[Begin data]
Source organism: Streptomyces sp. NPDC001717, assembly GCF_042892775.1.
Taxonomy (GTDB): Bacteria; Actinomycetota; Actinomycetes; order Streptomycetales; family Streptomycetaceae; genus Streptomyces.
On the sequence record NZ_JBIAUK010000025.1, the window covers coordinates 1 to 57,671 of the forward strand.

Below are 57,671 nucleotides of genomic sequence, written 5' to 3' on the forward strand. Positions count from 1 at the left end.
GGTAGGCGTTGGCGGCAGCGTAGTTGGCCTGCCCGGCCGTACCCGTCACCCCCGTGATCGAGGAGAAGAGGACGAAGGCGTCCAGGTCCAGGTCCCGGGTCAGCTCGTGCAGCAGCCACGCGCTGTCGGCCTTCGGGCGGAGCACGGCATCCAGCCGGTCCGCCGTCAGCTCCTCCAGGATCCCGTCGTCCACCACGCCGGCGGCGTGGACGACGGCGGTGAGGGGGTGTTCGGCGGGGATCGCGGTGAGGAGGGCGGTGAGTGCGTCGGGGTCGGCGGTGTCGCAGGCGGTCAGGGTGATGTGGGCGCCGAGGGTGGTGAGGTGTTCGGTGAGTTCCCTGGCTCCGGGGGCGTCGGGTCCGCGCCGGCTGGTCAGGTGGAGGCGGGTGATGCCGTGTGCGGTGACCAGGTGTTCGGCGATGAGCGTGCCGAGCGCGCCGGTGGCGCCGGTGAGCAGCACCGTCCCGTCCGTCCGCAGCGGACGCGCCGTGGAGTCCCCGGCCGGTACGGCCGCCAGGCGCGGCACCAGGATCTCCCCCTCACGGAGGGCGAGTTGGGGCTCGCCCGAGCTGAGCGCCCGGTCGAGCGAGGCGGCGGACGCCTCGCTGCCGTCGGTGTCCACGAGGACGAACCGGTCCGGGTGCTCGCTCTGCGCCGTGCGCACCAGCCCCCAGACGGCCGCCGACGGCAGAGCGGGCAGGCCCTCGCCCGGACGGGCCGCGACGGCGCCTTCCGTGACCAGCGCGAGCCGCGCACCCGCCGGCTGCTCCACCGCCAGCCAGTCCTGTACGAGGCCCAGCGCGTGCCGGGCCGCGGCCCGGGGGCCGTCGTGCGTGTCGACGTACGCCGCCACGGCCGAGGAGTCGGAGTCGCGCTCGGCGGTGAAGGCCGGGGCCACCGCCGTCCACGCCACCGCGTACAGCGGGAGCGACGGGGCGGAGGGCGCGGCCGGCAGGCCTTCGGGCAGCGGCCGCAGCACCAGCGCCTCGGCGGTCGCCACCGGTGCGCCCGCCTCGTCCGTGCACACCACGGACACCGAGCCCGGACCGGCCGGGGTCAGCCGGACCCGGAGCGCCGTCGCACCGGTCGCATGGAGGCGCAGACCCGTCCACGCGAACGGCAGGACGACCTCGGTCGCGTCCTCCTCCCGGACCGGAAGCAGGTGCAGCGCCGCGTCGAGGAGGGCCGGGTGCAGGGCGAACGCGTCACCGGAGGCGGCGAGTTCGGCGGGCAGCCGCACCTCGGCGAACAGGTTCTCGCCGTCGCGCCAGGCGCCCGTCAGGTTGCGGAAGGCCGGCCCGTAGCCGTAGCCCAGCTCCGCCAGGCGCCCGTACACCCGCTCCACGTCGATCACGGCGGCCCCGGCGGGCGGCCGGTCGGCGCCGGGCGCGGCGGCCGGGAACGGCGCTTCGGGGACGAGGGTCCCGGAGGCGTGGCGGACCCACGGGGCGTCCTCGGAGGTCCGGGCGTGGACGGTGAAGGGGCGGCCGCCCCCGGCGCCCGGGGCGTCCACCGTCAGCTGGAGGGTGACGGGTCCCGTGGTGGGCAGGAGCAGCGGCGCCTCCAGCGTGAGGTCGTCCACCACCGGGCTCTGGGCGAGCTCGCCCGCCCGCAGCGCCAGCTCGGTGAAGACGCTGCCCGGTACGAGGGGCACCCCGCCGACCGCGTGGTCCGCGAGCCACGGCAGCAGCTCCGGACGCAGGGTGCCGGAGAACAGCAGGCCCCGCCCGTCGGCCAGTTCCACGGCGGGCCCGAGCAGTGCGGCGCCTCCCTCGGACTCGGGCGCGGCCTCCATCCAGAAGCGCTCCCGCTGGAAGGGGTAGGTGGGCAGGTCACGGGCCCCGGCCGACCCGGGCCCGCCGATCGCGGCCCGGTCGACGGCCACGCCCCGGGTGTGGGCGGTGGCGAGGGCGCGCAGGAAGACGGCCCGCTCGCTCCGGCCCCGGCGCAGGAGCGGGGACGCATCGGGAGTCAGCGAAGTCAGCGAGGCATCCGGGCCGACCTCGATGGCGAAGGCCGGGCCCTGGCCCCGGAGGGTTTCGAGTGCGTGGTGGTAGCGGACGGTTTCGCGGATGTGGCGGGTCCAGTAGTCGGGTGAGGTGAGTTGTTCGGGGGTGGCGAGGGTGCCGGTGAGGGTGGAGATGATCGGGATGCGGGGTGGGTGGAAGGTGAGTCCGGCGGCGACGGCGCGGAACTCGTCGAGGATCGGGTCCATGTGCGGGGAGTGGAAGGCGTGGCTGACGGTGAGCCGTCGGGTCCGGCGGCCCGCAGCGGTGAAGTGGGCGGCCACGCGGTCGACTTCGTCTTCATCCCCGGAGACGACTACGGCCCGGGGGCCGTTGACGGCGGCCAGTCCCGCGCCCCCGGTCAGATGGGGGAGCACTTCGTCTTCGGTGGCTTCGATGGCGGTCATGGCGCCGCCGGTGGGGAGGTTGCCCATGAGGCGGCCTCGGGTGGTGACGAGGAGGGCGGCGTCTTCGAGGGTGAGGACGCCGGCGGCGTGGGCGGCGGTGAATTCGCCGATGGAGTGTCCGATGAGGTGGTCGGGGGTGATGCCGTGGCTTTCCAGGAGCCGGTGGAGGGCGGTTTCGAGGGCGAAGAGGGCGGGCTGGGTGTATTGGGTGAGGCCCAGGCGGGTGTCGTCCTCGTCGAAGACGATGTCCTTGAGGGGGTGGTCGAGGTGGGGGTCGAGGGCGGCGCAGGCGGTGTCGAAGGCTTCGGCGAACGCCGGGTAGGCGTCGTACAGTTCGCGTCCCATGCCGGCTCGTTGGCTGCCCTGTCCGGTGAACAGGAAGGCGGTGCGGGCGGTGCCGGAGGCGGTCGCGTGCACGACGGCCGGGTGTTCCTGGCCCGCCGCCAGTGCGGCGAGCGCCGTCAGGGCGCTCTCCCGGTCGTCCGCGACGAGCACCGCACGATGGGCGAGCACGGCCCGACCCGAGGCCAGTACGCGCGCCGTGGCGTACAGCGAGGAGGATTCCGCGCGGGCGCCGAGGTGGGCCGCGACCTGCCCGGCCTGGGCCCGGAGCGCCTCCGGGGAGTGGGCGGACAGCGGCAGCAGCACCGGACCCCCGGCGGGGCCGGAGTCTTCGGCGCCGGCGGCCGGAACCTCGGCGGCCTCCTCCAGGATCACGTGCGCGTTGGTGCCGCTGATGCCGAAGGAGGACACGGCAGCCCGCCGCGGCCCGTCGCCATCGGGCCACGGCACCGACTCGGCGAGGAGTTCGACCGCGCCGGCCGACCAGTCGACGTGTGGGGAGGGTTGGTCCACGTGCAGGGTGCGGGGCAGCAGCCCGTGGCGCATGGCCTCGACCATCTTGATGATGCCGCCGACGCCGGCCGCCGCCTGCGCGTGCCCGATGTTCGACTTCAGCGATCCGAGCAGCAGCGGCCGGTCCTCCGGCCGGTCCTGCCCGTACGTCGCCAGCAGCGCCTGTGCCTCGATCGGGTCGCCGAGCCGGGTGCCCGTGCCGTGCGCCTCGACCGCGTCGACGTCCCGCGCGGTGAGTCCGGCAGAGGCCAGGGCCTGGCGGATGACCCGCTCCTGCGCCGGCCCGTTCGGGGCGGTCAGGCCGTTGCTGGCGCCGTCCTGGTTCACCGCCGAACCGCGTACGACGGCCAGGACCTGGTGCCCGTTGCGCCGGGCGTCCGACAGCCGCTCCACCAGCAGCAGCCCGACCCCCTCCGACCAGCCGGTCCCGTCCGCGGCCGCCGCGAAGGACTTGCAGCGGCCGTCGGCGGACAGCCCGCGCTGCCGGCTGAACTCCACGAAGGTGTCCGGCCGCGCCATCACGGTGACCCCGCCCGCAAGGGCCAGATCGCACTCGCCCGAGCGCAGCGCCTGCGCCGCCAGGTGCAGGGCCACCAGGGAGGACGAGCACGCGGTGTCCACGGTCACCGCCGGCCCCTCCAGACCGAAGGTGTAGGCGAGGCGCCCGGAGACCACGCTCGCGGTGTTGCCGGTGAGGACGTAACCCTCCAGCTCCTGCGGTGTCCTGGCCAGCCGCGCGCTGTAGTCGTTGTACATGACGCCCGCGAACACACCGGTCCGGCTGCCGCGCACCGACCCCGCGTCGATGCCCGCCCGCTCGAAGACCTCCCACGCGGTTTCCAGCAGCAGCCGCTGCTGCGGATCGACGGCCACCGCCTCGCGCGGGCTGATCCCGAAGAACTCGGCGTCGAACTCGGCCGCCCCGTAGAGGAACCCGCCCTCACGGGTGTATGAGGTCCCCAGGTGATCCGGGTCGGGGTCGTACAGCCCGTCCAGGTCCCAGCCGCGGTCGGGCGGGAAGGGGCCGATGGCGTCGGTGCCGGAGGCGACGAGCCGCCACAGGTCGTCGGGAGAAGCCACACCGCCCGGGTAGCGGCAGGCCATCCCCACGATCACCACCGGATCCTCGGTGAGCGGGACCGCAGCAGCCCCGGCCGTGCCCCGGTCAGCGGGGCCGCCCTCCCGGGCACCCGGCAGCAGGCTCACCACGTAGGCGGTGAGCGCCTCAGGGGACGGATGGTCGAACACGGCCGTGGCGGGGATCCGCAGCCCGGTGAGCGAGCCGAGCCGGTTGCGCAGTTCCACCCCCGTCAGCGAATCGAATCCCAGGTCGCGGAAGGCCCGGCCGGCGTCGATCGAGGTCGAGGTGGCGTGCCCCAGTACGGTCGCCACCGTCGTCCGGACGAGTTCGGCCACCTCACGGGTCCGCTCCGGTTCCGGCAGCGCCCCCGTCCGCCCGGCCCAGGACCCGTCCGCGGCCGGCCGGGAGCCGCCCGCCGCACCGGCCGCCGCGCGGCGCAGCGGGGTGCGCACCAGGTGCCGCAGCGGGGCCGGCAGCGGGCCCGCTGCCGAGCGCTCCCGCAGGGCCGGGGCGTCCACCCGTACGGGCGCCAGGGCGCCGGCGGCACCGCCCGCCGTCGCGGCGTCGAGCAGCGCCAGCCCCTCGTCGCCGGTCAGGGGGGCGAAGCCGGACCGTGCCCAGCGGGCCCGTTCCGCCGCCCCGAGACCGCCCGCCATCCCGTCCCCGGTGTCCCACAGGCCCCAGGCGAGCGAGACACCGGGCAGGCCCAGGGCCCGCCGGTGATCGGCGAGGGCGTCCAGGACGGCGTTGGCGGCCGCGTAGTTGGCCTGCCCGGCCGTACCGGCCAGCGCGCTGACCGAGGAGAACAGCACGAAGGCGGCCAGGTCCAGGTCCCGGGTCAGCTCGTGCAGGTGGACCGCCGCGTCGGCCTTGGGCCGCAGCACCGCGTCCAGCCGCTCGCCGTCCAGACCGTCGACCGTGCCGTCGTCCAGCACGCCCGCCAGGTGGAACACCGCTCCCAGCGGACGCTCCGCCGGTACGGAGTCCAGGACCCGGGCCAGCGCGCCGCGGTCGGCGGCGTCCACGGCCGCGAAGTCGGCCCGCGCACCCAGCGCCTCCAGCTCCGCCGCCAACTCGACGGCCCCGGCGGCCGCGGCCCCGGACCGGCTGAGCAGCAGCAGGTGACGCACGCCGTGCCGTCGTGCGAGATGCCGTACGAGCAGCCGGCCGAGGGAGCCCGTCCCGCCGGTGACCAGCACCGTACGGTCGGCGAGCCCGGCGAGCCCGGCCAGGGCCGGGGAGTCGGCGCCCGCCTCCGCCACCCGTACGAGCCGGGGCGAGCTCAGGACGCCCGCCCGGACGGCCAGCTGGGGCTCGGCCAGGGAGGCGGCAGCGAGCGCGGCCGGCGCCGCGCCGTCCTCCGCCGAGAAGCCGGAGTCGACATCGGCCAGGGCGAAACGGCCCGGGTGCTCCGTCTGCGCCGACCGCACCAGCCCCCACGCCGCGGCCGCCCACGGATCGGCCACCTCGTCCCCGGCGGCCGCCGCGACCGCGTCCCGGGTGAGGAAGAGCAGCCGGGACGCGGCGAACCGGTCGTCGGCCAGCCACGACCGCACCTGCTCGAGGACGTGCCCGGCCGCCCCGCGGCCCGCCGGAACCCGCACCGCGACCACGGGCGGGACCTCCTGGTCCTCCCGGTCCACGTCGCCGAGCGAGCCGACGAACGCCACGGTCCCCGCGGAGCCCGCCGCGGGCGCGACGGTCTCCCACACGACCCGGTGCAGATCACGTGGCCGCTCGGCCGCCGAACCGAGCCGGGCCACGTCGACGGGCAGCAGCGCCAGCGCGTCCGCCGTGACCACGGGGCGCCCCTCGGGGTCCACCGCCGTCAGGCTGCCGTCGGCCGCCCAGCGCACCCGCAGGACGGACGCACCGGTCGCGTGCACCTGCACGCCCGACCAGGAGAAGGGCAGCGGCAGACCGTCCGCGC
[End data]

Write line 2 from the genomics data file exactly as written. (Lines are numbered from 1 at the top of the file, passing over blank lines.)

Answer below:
Taxonomy (GTDB): Bacteria; Actinomycetota; Actinomycetes; order Streptomycetales; family Streptomycetaceae; genus Streptomyces.